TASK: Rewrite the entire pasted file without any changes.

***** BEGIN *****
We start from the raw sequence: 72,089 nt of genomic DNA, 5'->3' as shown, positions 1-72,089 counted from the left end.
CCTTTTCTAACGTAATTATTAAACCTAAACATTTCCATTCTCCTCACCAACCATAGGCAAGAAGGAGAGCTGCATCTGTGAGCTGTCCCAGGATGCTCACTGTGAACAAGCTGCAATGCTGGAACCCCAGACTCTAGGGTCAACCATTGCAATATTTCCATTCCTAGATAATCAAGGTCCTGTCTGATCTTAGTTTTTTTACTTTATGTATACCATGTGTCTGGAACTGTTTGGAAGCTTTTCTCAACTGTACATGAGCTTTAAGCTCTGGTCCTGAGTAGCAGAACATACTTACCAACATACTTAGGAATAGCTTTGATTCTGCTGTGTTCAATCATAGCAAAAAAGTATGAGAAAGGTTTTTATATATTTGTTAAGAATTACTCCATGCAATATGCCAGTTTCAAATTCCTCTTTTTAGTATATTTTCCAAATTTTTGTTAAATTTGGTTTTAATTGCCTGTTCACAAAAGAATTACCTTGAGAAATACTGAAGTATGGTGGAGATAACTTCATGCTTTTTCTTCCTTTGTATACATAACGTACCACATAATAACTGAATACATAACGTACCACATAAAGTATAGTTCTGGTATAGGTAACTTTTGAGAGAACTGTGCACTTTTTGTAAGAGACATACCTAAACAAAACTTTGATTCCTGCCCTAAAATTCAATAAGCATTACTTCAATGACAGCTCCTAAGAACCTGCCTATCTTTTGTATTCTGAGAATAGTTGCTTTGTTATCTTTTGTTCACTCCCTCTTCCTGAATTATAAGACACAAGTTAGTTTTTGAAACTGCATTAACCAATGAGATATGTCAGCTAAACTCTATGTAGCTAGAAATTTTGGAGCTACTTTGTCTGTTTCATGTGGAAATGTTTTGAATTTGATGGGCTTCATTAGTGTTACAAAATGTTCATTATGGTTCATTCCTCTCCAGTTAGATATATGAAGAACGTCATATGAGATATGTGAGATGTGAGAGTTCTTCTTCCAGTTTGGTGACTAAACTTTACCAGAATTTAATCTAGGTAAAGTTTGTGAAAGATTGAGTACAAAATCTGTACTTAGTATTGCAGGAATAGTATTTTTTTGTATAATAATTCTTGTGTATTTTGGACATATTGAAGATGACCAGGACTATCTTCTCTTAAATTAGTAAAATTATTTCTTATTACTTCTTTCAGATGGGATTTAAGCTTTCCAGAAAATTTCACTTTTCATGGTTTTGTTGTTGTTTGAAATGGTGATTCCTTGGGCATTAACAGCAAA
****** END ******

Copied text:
We start from the raw sequence: 72,089 nt of genomic DNA, 5'->3' as shown, positions 1-72,089 counted from the left end.
CCTTTTCTAACGTAATTATTAAACCTAAACATTTCCATTCTCCTCACCAACCATAGGCAAGAAGGAGAGCTGCATCTGTGAGCTGTCCCAGGATGCTCACTGTGAACAAGCTGCAATGCTGGAACCCCAGACTCTAGGGTCAACCATTGCAATATTTCCATTCCTAGATAATCAAGGTCCTGTCTGATCTTAGTTTTTTTACTTTATGTATACCATGTGTCTGGAACTGTTTGGAAGCTTTTCTCAACTGTACATGAGCTTTAAGCTCTGGTCCTGAGTAGCAGAACATACTTACCAACATACTTAGGAATAGCTTTGATTCTGCTGTGTTCAATCATAGCAAAAAAGTATGAGAAAGGTTTTTATATATTTGTTAAGAATTACTCCATGCAATATGCCAGTTTCAAATTCCTCTTTTTAGTATATTTTCCAAATTTTTGTTAAATTTGGTTTTAATTGCCTGTTCACAAAAGAATTACCTTGAGAAATACTGAAGTATGGTGGAGATAACTTCATGCTTTTTCTTCCTTTGTATACATAACGTACCACATAATAACTGAATACATAACGTACCACATAAAGTATAGTTCTGGTATAGGTAACTTTTGAGAGAACTGTGCACTTTTTGTAAGAGACATACCTAAACAAAACTTTGATTCCTGCCCTAAAATTCAATAAGCATTACTTCAATGACAGCTCCTAAGAACCTGCCTATCTTTTGTATTCTGAGAATAGTTGCTTTGTTATCTTTTGTTCACTCCCTCTTCCTGAATTATAAGACACAAGTTAGTTTTTGAAACTGCATTAACCAATGAGATATGTCAGCTAAACTCTATGTAGCTAGAAATTTTGGAGCTACTTTGTCTGTTTCATGTGGAAATGTTTTGAATTTGATGGGCTTCATTAGTGTTACAAAATGTTCATTATGGTTCATTCCTCTCCAGTTAGATATATGAAGAACGTCATATGAGATATGTGAGATGTGAGAGTTCTTCTTCCAGTTTGGTGACTAAACTTTACCAGAATTTAATCTAGGTAAAGTTTGTGAAAGATTGAGTACAAAATCTGTACTTAGTATTGCAGGAATAGTATTTTTTTGTATAATAATTCTTGTGTATTTTGGACATATTGAAGATGACCAGGACTATCTTCTCTTAAATTAGTAAAATTATTTCTTATTACTTCTTTCAGATGGGATTTAAGCTTTCCAGAAAATTTCACTTTTCATGGTTTTGTTGTTGTTTGAAATGGTGATTCCTTGGGCATTAACAGCAAA